We’re going to need to start this episode off with the definition and refinement of a few terms, ‘found footage’ itself being the first among them. This is normal: do not adjust your picture.
For me, subjectively, found footage is largely defined by that first word: ‘found’. We’ve talked about this previously, but the idea is that, with found footage fiction, we are given something that, within the world of its own story, has been recovered from some disaster of some scope. This then implies the physical absence of the creator from that piece of footage, a separation without any hope of reconnection. If we knew what happened to the filmmaker, if we could contact him or her, the footage wouldn’t have needed to be ‘found’, it could’ve just been released.
This is all narrative realm stuff. That term sounds like what it is: ‘narrative realm’ is the name we’ll use to mean the world of the story, its fictional context. Distinguishing the narrative realm as its own thing is important because we’re not just going to limit our attentions to the (non)thinginess of the narrative realm; there are elements of the real world, the real production of the thing as a fictional narrative, including the medium through which the narrative is presented, that effect its possibilities at the narrative level. With narratives that play with their own relationship to reality, such as what we’re concerned with in these reviews, that shit can get seriously tricky, and fast. Further, one of the selling points of found footage fiction is its ability to insert itself into the real world to some degree; so, if just for that, we’ll need to be aware of when we’re talking about the narrative realm, the real world, and the ambiguous liminal space that The Conspiracy and others try to bridge to whatever success.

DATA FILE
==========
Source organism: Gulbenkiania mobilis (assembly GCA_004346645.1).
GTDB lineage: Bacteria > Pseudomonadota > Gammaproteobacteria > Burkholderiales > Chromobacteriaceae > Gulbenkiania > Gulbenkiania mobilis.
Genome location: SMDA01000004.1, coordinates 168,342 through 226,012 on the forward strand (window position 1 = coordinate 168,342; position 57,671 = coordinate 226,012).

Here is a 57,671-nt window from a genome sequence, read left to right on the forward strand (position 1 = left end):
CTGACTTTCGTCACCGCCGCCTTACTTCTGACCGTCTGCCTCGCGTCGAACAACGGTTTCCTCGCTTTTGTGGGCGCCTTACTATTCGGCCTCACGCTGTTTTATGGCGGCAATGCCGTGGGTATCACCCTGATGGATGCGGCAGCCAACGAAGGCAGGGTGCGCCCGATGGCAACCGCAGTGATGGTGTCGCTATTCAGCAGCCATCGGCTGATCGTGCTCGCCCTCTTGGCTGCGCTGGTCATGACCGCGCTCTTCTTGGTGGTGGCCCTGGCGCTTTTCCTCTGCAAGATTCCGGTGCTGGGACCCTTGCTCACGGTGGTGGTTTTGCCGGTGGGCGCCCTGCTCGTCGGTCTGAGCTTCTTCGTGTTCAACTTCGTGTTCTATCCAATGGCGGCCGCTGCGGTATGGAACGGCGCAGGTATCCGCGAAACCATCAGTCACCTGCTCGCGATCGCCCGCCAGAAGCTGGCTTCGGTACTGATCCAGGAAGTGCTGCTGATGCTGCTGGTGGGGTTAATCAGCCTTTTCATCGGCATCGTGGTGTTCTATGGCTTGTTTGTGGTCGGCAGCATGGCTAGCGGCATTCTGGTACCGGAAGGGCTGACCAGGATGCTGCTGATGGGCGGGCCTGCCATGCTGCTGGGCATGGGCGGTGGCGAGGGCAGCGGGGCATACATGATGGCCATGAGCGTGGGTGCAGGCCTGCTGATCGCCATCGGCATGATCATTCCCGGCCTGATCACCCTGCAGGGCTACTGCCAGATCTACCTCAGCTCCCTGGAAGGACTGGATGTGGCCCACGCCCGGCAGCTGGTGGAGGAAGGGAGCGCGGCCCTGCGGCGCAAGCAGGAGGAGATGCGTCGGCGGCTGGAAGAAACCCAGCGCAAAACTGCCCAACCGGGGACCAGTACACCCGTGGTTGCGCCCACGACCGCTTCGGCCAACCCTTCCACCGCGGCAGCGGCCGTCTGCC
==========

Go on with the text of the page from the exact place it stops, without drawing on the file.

But, if calling Christopher MacBride’s The Conspiracy (2012) an example of ‘found footage’, as we’ve defined it here and previously, seems inappropriate, how do we then categorize it, as we are always moved to do? It has elements in kind with found footage—for me, at least, it must, or else I wouldn’t have thought to review it for the found footage series—but a compilation of similarities is, itself, not enough. We might call The Conspiracy an example of ‘mockumentary’, but that label is rather still too closely linked to This is Spinal Tap for my own tastes: the ‘mock-‘ prefix would lead us to expect satire in whatever we’re attaching the label to, but The Conspiracy is by no means a comedy.
So, for now at least, we’ll call it ‘faux documentary’; a fictional narrative being presented as a documentary of subjects in its own realm. Just as found footage narrative is just found footage (minus ‘narrative’) within the world of its story, so the ‘faux’ part of faux documentary only indicates its potential for us, the real world viewers, to take it as fiction. In its own world, The Conspiracy is simply a documentary, no modifiers required.
But identifying and working through this distinction doesn’t mean that faux documentary and found footage can’t overlap. Rather, one trend to look for in faux documentary is how often it includes found footage as important content, usually in the form of some turn in the plot or new piece of information; much of the third act of The Conspiracy is dedicated to the on-the-scene trauma as it is endured by the filmmakers. A faux documentary could even possess enough found footage content to render the documenarty-level content as a frame, as is the case with The Poughkeepsie Tapes (2007): as with The Conspiracy, there is plenty of information given to us outside the footage itself, primarily in the form of interviews with researchers and other secondary sources, but we’re also never given anything irrelevant to the linear run of the narrative, the sensible telling of a complete and coherent story.